I’m HIV positive and that doesn’t make me ‘reckless’ or ‘risky’ - My Label and Me

‘If I’m looking to have sex with someone HIV positive (which, frankly, I wouldn’t) I’d ask myself if they can be trusted to have taken their meds regularly.

‘I’d come to the conclusion that they were reckless in the first place – hence how they got it – so why wouldn’t they be reckless now?’ That was the message I received from a professor of sexuality studies, three days after being diagnosed as HIV positive. I learnt about my status during a routine sexual health check, and the result came as a shock. The nurse reassured me that, with treatment, not only would I have an average life expectancy but once my viral load was ‘undetectable’ it would be impossible to pass the virus on. My medication, is so effective that HIV negative people can take it to prevent themselves from becoming positive, whether taken daily (like me) or before they have sex without condoms. When taken to prevent, it’s called PrEP (the blue parts of the necklace I’m wearing in the photos) Despite my best efforts to educate the professor about these facts, he refused to listen, and our relationship ended.

Unfortunately, his attitude was shared by others in our social group. In fact, the only people I have experienced HIV stigma from have been other gay men. On social media, I’ve had comments such as, ‘You’re a filthy prostitute, you deserve HIV’, or the belief that an HIV diagnosis is still a death sentence. Drawing on the professor’s words, the notion that HIV is a ‘killer’ which only affects ‘reckless’ people started in the 1980s, when sexual health was thought of in terms of individual responsibility, rather than public health or education. According to social surveys, this conservative view of sex contributed to the most homophobic period on record, when panic about the so-called ‘gay disease’ was bolstered by right-wing politicians and religious leaders. More recently, a similar ideology was deployed to discredit NHS funding for PrEP, described as a ‘promiscuity pill’. We also suffer from a cultural hangover, with images of ‘AIDS’ emblazoned across tombstones on TV or photographs of Princess Diana shaking hands with patients in the newspapers seared into our collective memory.
Back then, many people feared to even touch someone with HIV. Yet those who refuse to have sex with us today are no less bigoted or unaware of the science than those who refused to shake our hands 30 years ago. Nowhere is this social and sexual exclusion more apparent than on dating apps such as Grindr, where asking if someone is ‘clean’ implies that HIV positive people are ‘dirty’. This year marks the 50th anniversary of the Stonewall riots, where the LGBTQ rights movement was launched by sex workers, gender non-conformists, and trans women of colour, many of whom would become HIV positive. Those intersecting identities were erased by the respectability politics of white gay men who wanted to blend in with straight society: a husband, two children, and a dog in the suburbs. Although many of us want the stability and security that stereotype seems to represent, keeping up with the Joneses can be exhausting. And sometimes the easiest way to elevate your own social status is to trample on someone else’s.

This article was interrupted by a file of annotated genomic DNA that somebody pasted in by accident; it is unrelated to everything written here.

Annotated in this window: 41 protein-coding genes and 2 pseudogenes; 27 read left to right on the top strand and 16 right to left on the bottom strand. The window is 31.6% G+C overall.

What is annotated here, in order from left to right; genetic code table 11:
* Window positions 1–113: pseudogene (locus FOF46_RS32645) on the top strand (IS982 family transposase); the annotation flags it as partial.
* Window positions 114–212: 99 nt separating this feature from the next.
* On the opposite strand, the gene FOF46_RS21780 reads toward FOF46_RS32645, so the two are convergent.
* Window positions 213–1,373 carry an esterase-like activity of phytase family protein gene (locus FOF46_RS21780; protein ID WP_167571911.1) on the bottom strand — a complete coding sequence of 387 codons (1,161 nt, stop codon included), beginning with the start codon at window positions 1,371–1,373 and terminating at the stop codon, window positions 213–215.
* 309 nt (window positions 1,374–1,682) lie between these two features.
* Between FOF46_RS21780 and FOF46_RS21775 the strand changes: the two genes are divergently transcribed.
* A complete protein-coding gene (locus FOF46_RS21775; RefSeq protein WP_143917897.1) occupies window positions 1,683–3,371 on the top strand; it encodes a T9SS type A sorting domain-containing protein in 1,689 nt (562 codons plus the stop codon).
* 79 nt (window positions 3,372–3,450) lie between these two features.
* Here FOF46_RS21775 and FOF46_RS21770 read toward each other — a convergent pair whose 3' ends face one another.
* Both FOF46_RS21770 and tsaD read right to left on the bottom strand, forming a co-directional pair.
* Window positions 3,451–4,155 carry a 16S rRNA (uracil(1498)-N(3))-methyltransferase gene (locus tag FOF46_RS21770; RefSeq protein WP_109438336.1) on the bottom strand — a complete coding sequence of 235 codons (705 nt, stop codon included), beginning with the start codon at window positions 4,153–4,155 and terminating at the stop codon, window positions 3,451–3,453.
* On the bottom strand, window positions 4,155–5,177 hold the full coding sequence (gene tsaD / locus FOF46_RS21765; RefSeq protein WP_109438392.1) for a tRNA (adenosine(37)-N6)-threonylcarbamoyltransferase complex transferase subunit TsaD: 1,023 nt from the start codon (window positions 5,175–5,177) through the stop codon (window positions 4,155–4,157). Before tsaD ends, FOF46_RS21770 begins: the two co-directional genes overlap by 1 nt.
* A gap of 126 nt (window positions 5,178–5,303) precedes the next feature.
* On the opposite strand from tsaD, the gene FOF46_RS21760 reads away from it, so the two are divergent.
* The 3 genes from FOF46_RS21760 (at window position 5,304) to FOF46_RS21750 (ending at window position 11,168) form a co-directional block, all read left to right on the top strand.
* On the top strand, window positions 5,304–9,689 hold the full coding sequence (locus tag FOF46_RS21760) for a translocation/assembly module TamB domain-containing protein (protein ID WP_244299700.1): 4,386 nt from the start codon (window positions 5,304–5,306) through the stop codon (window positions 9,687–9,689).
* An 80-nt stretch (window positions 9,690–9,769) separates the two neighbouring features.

That is the best explanation I can come up with for why so many gay men remain hostile to people living with HIV. HIV has never been an exclusively ‘gay’ issue, of course, given that groups including migrants, people of colour, sex workers, trans women, and bisexual people have been demonised by association, or described as ‘vectors of transmission’ into seemingly ‘respectable’ communities. This ‘us’ and ‘them’ mentality continues to shape our politics, with figures such as Nigel Farage suggesting that HIV positive people should be banned from coming to the UK.
The criminalisation of HIV transmission is also likely to target certain groups such as sex workers, despite the medical evidence showing that such laws are out of date. For me, the HIV positive label has changed my life. It has boosted my career, increased my empathy, and improved my sexual politics. Without these experiences, I would never have met my boyfriend, who participated in the PARTNER study with me, proving beyond doubt that – when we are trusted to look after ourselves and others – HIV positive people pose no danger to our sexual partners.

Source: Metro co uk

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